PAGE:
“FASB Leaves Mark-to-Market Rules Unimpaired”

At a meeting on April 2, 2009, the Financial Accounting Standards Board (“FASB”) met to revise the guidance for identifying inactive markets and distressed transactions and determining whether an investment be considered as other-than-temporary impaired.  These revisions apply to fair value accounting under U.S. generally accepted accounting principles.

Fair value accounting, often referred to as “mark-to-market” accounting, has been blamed for exacerbating the current financial crisis by forcing banks and other financial institutions to write down the value of their holdings of corporate debt, structured investments and equities.  Whether or not the criticisms of fair value accounting have been valid, FASB came under tremendous pressure in the past year to change the mark-to-market rules.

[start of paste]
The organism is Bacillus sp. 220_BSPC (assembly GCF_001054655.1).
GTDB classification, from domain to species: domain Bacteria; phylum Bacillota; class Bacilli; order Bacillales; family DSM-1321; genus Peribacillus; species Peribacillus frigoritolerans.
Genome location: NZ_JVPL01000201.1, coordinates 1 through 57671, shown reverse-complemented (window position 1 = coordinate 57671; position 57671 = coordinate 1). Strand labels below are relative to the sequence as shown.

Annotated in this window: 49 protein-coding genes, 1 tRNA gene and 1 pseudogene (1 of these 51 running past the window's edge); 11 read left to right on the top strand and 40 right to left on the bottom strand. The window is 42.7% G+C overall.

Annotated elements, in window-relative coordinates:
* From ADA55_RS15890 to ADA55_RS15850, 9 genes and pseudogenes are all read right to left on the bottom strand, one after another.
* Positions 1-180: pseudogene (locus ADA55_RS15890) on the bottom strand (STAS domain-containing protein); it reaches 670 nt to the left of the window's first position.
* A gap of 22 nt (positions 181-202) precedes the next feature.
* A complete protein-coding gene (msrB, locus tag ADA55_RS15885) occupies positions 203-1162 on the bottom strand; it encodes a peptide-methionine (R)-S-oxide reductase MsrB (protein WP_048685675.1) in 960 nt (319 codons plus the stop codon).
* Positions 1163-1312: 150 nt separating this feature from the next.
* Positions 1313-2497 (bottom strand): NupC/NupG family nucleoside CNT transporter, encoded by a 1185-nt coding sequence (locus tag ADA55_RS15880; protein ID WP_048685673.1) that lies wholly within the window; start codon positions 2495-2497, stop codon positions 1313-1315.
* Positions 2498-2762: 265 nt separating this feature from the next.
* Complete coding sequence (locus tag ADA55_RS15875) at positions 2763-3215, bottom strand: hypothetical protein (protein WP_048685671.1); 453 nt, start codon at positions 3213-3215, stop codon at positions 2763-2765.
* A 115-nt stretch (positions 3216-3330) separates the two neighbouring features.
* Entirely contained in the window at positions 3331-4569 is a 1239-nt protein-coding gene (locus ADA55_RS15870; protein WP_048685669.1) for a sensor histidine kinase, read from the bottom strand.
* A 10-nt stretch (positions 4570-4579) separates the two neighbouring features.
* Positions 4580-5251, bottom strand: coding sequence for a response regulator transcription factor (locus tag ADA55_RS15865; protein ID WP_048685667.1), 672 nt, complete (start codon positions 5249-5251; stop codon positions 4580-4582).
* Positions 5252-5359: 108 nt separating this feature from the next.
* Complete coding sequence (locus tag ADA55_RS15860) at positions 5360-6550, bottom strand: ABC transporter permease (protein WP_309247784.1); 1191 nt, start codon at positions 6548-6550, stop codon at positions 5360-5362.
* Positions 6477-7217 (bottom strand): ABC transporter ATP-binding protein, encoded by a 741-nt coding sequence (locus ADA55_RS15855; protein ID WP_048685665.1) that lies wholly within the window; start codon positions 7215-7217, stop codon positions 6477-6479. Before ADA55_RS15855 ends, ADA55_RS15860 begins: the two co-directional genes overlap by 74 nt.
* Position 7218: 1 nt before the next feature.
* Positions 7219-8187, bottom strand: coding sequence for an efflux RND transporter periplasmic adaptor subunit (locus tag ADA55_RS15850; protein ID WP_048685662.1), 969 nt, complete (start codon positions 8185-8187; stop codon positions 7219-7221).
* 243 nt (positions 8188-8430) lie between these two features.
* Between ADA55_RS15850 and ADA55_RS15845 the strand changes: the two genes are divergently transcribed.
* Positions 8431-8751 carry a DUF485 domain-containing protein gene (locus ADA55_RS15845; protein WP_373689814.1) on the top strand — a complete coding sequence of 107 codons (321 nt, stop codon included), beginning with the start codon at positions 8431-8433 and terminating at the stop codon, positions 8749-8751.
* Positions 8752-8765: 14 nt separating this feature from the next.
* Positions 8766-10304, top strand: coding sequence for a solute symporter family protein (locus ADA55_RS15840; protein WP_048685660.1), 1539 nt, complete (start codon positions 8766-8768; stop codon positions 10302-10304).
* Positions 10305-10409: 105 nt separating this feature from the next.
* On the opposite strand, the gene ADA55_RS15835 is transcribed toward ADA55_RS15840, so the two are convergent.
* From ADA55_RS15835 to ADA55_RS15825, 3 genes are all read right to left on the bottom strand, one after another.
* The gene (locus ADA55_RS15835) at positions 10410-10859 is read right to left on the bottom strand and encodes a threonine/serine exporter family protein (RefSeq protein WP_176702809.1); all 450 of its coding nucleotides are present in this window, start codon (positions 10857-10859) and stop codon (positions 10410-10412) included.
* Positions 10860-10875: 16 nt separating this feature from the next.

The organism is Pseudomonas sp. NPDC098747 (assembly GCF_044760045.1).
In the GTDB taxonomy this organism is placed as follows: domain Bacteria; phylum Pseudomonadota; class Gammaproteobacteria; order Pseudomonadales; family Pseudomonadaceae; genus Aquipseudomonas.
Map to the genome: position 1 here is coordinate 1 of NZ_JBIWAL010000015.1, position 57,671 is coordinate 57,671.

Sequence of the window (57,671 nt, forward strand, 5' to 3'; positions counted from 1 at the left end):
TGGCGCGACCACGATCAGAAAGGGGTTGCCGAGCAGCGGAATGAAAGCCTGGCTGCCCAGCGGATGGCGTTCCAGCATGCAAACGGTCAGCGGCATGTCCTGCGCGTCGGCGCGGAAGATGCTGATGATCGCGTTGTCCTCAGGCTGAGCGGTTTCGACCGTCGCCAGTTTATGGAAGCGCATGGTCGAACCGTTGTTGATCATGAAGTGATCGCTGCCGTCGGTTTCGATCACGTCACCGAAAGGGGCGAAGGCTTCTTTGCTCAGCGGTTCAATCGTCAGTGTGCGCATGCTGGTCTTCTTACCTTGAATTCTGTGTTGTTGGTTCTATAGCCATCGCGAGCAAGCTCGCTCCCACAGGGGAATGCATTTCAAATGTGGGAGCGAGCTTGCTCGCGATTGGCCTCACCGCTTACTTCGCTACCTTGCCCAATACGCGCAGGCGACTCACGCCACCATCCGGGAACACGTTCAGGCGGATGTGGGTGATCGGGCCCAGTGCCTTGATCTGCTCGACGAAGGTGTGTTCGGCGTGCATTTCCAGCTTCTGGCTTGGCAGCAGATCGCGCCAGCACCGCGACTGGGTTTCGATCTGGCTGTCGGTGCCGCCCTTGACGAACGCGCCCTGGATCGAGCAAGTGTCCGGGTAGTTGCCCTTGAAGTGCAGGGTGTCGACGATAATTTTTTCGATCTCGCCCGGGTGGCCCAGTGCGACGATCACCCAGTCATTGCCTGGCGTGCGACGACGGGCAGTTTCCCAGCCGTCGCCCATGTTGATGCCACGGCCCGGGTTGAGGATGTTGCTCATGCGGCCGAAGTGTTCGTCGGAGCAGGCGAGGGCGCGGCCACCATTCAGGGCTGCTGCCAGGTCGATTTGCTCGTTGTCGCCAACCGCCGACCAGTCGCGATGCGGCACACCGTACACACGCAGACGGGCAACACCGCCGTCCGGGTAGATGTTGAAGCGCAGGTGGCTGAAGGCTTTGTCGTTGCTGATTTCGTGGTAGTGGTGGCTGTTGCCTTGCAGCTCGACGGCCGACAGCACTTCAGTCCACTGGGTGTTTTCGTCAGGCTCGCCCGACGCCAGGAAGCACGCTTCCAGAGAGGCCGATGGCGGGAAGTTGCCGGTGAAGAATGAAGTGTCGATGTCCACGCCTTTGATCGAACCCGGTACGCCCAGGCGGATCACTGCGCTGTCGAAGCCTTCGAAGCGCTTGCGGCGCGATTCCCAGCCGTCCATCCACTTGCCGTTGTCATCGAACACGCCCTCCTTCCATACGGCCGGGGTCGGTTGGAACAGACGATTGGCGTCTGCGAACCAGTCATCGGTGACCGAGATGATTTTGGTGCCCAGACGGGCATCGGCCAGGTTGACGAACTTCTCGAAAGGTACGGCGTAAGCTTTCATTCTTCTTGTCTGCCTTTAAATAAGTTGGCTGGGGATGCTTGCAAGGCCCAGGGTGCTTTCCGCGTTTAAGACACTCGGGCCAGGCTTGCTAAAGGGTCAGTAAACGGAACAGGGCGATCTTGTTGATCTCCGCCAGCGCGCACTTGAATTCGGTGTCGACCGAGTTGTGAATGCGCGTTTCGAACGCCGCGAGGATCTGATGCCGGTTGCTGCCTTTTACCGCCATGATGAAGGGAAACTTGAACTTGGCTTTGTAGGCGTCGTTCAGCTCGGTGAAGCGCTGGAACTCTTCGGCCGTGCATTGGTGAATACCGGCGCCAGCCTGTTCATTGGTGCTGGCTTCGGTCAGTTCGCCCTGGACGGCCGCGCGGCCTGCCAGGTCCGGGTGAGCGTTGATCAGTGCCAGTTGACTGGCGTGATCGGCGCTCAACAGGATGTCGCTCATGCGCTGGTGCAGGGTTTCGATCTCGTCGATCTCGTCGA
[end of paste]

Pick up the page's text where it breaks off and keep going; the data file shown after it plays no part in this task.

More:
This Stroock Special Bulletin reviews certain of the actions taken by the FASB at its recent meeting in revisiting the mark-to-market rules.